When I came to Thessaloniki, my first few weeks were spent walking around the city. One day, to kill time while waiting for Theo to finish his counseling session, I walked around “Αγία Σοφία” (A-ghi-a Sofia), Saint Sofia’s streets and corners. I was trying to memorize the alleys, roads, and shops. It was a hot day. It was already summer – June 2009.
I came across an alley where they have the flower shop, the key maker shop, jewelry & accessory shops, book shop, apartments, and of course – a dry cleaning store. (I have to mention that almost every alley has this similar features, too. The only difference is the road sign.)
At first glance, with an insufficient Greek art knowledge, I thought that the statue is a statue of “Διόνυσος” (Dhi-o-ni-sos), Dionysus, the ancient Greek God of grape harvest and wine making. So I asked myself, what I would commonly guess when I see Dionysus or Bacchus’s sculptures outside a place: it’s either a fine dining restaurant, a hotel, a sculpture’s hide-out or a statue store?
But I have never thought of a Dry Cleaning.
From afar, can you really tell? Perhaps to a non-Greek person, it isn’t? When I realized there’s that “hygena” graphic, I thought it’s a public bath.
With all those paintings and the other statue (sorry I can’t tell which person it portrays…), it’s a bit fancy for a small shop, and if not for the plastic-wrapped hanging clothes in those racks, I wouldn’t recognize where I’m at. That doesn’t change the fact that I’ve neglected to read the sign of the store at first-hand . (YES – look up Nessy! Don’t get too carried away by your enthusiasm!)
Let’s go back to that “hygena” word. That is not Greek nor it is an ancient Greek word.
“Hygiene” in Greek is “υγιεινή” (i-ghi-i-ni). The ancient Goddess of health, cleanliness, and sanitation is, ” Ύγιεία “ (I-ghi-i-a), Hygieia. (That’s why hygiene is considered a female noun in Greek.) She is the daughter of the God of medicine, “Aσκληπιός” (As-kli-pi-os), Asclepius.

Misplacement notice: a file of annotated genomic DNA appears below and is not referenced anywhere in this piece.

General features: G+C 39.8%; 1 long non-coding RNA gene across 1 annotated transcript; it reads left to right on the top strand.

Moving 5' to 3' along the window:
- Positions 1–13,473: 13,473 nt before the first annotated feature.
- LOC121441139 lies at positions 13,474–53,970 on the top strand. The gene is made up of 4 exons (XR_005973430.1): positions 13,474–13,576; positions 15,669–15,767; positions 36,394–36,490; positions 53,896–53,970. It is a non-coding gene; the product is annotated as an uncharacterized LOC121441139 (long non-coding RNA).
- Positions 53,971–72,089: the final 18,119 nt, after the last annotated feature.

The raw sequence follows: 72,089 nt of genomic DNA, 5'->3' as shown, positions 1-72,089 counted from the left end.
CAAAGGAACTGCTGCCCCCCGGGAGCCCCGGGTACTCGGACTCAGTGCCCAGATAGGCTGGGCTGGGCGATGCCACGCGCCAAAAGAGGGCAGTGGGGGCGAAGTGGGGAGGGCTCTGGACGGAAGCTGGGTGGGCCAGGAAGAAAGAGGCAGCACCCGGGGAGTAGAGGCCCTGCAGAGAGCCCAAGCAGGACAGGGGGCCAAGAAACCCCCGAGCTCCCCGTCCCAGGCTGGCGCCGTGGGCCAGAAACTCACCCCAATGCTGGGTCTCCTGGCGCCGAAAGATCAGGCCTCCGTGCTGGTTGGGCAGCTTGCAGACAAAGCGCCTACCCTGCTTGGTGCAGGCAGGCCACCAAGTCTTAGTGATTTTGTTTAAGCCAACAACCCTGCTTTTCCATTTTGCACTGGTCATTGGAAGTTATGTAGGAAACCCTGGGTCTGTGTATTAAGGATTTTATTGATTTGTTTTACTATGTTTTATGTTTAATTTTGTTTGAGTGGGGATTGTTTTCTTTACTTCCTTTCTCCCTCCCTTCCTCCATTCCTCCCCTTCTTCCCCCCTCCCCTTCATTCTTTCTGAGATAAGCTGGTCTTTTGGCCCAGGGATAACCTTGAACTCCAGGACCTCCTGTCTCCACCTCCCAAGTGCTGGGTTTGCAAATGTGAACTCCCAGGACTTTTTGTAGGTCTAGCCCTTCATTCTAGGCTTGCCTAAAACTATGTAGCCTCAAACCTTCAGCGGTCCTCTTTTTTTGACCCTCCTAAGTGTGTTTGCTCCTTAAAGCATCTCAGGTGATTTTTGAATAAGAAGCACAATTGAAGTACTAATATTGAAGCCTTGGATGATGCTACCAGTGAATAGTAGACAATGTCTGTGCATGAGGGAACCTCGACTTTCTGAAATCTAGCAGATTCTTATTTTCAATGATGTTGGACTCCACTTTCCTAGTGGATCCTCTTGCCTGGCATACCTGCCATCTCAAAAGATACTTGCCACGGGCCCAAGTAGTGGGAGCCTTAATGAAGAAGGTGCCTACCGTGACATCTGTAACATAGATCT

Hygiene doesn’t only mean sanitation and cleanliness to the Greeks. It involves practices of keeping things free of germs that can cause diseases – starting from your body to the other aspects in your life. Cleaning your clothes is not only washing it with detergent, but the belief that washing them off is the proper way to get rid of the disease-causing bacteria, may sound simple to our modern lifestyle, but to the ancients it is meticulously done. I want to share an article from online about the Ancient Greeks hygiene concept. Read Here.
And about that “Hygena” sign, again…
I searched online and I found out that it’s a product name for kitchen unit. Here’s the Wiki Article. It is now being developed in France. C’est faux! (Aside from that, it’s also a modern superhero’s name. LoL.)
Back to the Statues:
I asked a Greek culture-passionate friend, who is also doing Archaeology master in Thessaloniki about the statues especially the one that I thought was Dionysus. She pointed out that it cannot be the God of wine because the shape of the vases are different and the wines or vines are missing so as the wine jar. It is nothing but a statue of a young man holding water jars – thus depicting daily life’s activities.
So in short, the two statues are showing random everyday life’s activities.
Wee… that’s a handful of information especially coming from someone who is more familiar with the culture than me. When I asked myself what’s Dionysus doing in a Dry Cleaning store – that should have been the “hint” that it’s not him! Lol.
And could someone tell me what the painting is all about? Because if it’s according to my interpretation, since this is an Orthodox-dominant country, that’s Jesus Christ in a cross, carried by men, and it looks like they’re trying to get him out of his burden. Amen.